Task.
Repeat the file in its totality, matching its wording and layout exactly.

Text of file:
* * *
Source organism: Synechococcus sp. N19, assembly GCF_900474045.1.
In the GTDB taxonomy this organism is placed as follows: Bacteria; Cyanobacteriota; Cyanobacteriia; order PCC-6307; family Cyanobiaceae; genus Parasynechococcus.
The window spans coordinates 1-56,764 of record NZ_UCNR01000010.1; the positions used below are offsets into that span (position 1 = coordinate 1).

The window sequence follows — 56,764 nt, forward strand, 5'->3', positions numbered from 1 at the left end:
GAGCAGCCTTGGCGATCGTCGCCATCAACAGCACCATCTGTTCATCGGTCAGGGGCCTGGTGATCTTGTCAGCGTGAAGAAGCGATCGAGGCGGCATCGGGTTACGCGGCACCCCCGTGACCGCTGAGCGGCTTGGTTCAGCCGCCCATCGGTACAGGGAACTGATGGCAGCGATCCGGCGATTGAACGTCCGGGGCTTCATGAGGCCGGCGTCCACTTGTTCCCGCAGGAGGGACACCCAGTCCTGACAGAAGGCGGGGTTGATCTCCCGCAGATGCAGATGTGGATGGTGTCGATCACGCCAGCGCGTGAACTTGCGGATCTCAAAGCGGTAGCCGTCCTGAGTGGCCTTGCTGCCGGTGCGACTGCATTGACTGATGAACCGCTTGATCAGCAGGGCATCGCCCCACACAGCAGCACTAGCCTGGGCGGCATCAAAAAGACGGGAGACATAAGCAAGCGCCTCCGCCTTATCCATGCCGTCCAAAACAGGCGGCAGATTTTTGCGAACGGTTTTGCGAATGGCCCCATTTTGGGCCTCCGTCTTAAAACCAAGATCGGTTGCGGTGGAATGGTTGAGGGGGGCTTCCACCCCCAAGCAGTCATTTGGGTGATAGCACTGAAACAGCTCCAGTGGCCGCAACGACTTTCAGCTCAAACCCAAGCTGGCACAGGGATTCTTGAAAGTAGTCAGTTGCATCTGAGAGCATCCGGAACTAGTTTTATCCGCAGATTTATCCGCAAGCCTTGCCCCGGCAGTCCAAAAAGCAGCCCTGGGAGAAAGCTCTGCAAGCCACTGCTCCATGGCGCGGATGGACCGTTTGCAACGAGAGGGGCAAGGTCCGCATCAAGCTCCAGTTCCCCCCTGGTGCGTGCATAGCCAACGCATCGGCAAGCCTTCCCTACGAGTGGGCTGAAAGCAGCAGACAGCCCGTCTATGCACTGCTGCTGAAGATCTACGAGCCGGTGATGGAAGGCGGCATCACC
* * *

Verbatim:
Source organism: Synechococcus sp. N19, assembly GCF_900474045.1.
In the GTDB taxonomy this organism is placed as follows: Bacteria; Cyanobacteriota; Cyanobacteriia; order PCC-6307; family Cyanobiaceae; genus Parasynechococcus.
The window spans coordinates 1-56,764 of record NZ_UCNR01000010.1; the positions used below are offsets into that span (position 1 = coordinate 1).

The window sequence follows — 56,764 nt, forward strand, 5'->3', positions numbered from 1 at the left end:
GAGCAGCCTTGGCGATCGTCGCCATCAACAGCACCATCTGTTCATCGGTCAGGGGCCTGGTGATCTTGTCAGCGTGAAGAAGCGATCGAGGCGGCATCGGGTTACGCGGCACCCCCGTGACCGCTGAGCGGCTTGGTTCAGCCGCCCATCGGTACAGGGAACTGATGGCAGCGATCCGGCGATTGAACGTCCGGGGCTTCATGAGGCCGGCGTCCACTTGTTCCCGCAGGAGGGACACCCAGTCCTGACAGAAGGCGGGGTTGATCTCCCGCAGATGCAGATGTGGATGGTGTCGATCACGCCAGCGCGTGAACTTGCGGATCTCAAAGCGGTAGCCGTCCTGAGTGGCCTTGCTGCCGGTGCGACTGCATTGACTGATGAACCGCTTGATCAGCAGGGCATCGCCCCACACAGCAGCACTAGCCTGGGCGGCATCAAAAAGACGGGAGACATAAGCAAGCGCCTCCGCCTTATCCATGCCGTCCAAAACAGGCGGCAGATTTTTGCGAACGGTTTTGCGAATGGCCCCATTTTGGGCCTCCGTCTTAAAACCAAGATCGGTTGCGGTGGAATGGTTGAGGGGGGCTTCCACCCCCAAGCAGTCATTTGGGTGATAGCACTGAAACAGCTCCAGTGGCCGCAACGACTTTCAGCTCAAACCCAAGCTGGCACAGGGATTCTTGAAAGTAGTCAGTTGCATCTGAGAGCATCCGGAACTAGTTTTATCCGCAGATTTATCCGCAAGCCTTGCCCCGGCAGTCCAAAAAGCAGCCCTGGGAGAAAGCTCTGCAAGCCACTGCTCCATGGCGCGGATGGACCGTTTGCAACGAGAGGGGCAAGGTCCGCATCAAGCTCCAGTTCCCCCCTGGTGCGTGCATAGCCAACGCATCGGCAAGCCTTCCCTACGAGTGGGCTGAAAGCAGCAGACAGCCCGTCTATGCACTGCTGCTGAAGATCTACGAGCCGGTGATGGAAGGCGGCATCACC